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In the
United States Court of Appeals
For the Seventh Circuit

No. 00-3640






Appeal from the United States District Court
for the Northern District of Illinois, Eastern Division.
No. 00 CR 371--Suzanne B. Conlon, Judge.

ARGUED MARCH 28, 2001--DECIDED July 20, 2001 

  Before RIPPLE, KANNE and EVANS, Circuit

  RIPPLE, Circuit Judge.  Roberto Palomino-
Rivera was indicted on one count of being
present in the United States without
authorization after having been deported
previously, in violation of 8 U.S.C. sec.
1326. He pleaded guilty. The Government
recommended that Mr. Palomino-Rivera
receive a sixteen-level increase in
offense level pursuant to United States
Sentencing Guideline sec. 2L1.2(b)(1)(A)
because he had been deported after being
convicted of an aggravated felony. Mr.
Palomino-Rivera filed a motion for a
downward departure on the ground that the
sixteen-level increase overstated the
seriousness of the underlying crime. The
district court agreed in part and granted
Mr. Palomino-Rivera an eight-level
downward departure. The Government now
appeals. It submits that the district
court erred when it granted the
departure. For the reasons set forth in
the following opinion, we reverse the
decision of the district court and remand
the case for resentencing. 


  On May 9, 2000, Mr. Palomino-Rivera was
arrested at O'Hare International Airport
for theft and disorderly conduct. A
citizen of Peru, he was, at the time of
his arrest, in the United States
illegally. Local authorities therefore
turned him over to the Immigration and
Naturalization Service.

  On June 14, 2000, Mr. Palomino-Rivera
was indicted on one count of being
present in the United States without
authorization after having been deported
previously. Prior to the date of his
arrest, he had been deported twice and,
on another occasion, had been permitted
to return voluntarily to Peru./1 With
respect to the present offense, he
initially entered a plea of not guilty
and then withdrew it and pleaded guilty. 

  Following Mr. Palomino-Rivera's guilty
plea, the United States Probation Office
prepared a pre-sentence investigation
report ("PSR") recommending a Sentencing
Guidelines range of 46 to 57 months'
imprisonment. In calculating that
sentence, the PSR began with a base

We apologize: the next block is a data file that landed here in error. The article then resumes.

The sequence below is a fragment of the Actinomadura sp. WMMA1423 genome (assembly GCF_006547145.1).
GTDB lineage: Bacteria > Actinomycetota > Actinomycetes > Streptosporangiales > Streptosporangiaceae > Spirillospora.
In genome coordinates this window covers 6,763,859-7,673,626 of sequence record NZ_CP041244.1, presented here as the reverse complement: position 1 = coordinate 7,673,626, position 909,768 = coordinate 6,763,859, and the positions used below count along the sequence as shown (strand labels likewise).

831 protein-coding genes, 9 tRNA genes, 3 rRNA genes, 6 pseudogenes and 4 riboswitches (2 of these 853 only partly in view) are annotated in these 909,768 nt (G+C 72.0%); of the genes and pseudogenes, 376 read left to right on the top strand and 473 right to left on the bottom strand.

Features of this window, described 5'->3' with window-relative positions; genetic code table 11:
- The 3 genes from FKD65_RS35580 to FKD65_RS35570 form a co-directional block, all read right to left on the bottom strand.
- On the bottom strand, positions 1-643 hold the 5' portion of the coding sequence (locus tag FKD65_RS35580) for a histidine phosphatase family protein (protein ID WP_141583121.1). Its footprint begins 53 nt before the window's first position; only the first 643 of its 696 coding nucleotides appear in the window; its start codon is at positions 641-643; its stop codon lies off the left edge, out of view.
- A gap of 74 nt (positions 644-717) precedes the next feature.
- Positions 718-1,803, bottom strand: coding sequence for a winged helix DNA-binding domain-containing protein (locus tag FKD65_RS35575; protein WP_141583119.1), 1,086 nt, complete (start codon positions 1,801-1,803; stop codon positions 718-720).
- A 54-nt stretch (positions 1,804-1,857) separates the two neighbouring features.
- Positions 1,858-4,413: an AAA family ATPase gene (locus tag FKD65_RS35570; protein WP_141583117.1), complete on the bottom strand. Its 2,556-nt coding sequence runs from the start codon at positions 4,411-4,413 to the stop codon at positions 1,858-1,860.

offense level of eight for unlawful entry
into the United States, see U.S.S.G. sec.
2L1.2(a), and then applied a sixteen-
level enhancement, see U.S.S.G. sec.
2L1.2(b)(1)(A). This latter provision
authorizes such an augmentation for
defendants who previously have been
deported after a conviction for an
aggravated felony. According to the PSR,
Mr. Palomino-Rivera had been convicted of
an aggravated felony--theft by taking on
September 21, 1988--and had received a
three-year term of imprisonment. The PSR
further recommended a three-level
reduction for acceptance of
responsibility; it also assigned him a
Criminal History Category of III. 

  On September 1, 2000, Mr. Palomino-
Rivera filed a motion for a downward
departure of ten levels. Relying on
Application Note 5 to U.S.S.G. sec.
2L1.2(b)(1)(A) and United States v. Cruz-
Guevara, 209 F.3d 644 (7th Cir. 2000), he
argued that he met the requirements of
Application Note 5 and that the sixteen-
point enhancement "overstate[d] the
seriousness of the underlying crime."
R.18 at 6.

  At the time of sentencing, Mr. Palomino-
Rivera again sought a ten-level departure
on the basis of Application Note 5. He
argued that the underlying felony--theft
by taking--was "barely" a felony and,
therefore, should not be treated the same
as other, more serious aggravated
felonies. Sent. Tr. at 14. The district
court agreed and granted the motion in
part, awarding Mr. Palomino-Rivera an
eight-level departure. In the court's
view, the departure was warranted because
the felony used to enhance Mr. Palomino-
Rivera's sentence was a "borderline
felony" not "adequately considered by the
Commission, whether or not application
note 5 applies." Id. at 27. Further, the
court saw no rational basis for "lumping
[theft by taking] together with treason,
murder and rape." Id. 

  Taking into account the adjusted offense
level, the district court sentenced Mr.
Palomino-Rivera to a term of 24 months'
imprisonment, the high end of the 18-24
months authorized by the Guidelines. The
Government now appeals.



  We review a district court's decision to
depart for an abuse of discretion. See
Koon v. United States, 518 U.S. 81, 99-